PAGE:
It was successful in its attempts and on 19 June 2006, the two sides signed an agreement on declaration of principles.[76] This was the start of four months of Eritrean-mediated negotiations for a comprehensive peace agreement between the Sudanese government and the Eastern Front, which culminated in signing of a peace agreement on 14 October 2006, in Asmara. The agreement covers security issues, power sharing at a federal and regional level, and wealth sharing in regards to the three Eastern states Kassala, Red Sea and Al Qadarif.[citation needed] One of the agreements made between the Khartoum government and the Eastern Front was that Khartoum would push for international arbitration to solve the situation in the disputed Hala'ib Triangle which has been under Egyptian military annexation since 1995.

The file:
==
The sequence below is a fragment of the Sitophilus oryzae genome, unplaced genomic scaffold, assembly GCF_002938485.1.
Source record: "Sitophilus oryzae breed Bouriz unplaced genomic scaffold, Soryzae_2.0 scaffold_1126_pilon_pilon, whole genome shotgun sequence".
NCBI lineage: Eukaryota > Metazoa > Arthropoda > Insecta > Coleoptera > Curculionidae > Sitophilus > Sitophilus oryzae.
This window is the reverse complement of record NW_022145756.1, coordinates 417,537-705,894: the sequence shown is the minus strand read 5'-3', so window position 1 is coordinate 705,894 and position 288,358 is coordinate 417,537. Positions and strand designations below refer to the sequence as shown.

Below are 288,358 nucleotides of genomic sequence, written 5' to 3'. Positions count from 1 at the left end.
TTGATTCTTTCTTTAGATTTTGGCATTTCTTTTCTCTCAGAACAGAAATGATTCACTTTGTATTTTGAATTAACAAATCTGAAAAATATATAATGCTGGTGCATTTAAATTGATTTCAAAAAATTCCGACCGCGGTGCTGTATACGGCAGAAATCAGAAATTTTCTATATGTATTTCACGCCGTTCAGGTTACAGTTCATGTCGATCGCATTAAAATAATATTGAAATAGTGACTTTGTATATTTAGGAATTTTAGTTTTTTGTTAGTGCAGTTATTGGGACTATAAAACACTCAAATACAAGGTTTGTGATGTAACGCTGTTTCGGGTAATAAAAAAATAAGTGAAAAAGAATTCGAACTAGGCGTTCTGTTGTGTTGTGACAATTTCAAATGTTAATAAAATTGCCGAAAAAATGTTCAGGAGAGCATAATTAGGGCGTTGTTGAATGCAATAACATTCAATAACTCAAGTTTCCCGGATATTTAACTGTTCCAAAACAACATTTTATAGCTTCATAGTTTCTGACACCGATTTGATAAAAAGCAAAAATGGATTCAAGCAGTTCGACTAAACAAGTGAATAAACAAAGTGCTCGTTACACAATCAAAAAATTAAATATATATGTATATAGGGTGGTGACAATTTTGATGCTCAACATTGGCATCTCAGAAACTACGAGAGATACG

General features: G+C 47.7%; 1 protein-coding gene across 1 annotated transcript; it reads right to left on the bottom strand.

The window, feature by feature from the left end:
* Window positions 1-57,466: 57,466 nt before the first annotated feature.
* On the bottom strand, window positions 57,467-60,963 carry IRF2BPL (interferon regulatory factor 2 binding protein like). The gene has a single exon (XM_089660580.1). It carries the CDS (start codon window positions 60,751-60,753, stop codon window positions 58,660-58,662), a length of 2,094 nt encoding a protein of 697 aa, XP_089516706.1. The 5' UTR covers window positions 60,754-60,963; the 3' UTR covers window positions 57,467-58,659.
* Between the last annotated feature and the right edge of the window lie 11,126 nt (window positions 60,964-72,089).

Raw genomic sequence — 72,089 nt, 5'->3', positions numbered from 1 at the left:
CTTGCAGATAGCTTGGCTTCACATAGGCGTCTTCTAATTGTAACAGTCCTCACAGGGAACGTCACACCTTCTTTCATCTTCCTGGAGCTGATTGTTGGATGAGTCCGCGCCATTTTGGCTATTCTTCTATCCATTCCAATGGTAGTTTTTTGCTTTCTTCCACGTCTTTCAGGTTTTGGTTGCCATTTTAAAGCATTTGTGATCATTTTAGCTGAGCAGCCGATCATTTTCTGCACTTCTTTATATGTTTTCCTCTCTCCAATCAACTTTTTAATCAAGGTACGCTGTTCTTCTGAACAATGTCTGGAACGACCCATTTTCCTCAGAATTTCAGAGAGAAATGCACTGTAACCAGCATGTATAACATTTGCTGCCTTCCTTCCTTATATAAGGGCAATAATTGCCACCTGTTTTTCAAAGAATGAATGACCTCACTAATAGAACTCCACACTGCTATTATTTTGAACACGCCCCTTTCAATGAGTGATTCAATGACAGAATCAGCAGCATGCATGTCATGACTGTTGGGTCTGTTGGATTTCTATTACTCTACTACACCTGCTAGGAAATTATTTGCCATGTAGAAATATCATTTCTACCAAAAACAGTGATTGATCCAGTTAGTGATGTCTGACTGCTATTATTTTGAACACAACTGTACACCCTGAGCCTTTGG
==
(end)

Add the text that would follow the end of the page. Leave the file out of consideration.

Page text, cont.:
In July 2007, many areas of the country were devastated by flooding, prompting an immediate humanitarian response by the United Nations and partners, under the leadership of acting United Nations Resident Coordinators David Gressly and Oluseyi Bajulaiye.[77] Over 400,000 people were directly affected, with over 3.5 million at risk of epidemics.[78] The United Nations has allocated US$ 13.5 million for the response from its pooled funds, but will launch an appeal to the international community to cover the gap.[79] The humanitarian crisis is in danger of worsening. Following attacks in Darfur, the U.N. World Food Programme announced it could stop food aid to some parts of Darfur.[80] Banditry against truck convoys is one of the biggest problems, as it impedes the delivery of food assistance to war-stricken areas and forces a cut in monthly rations.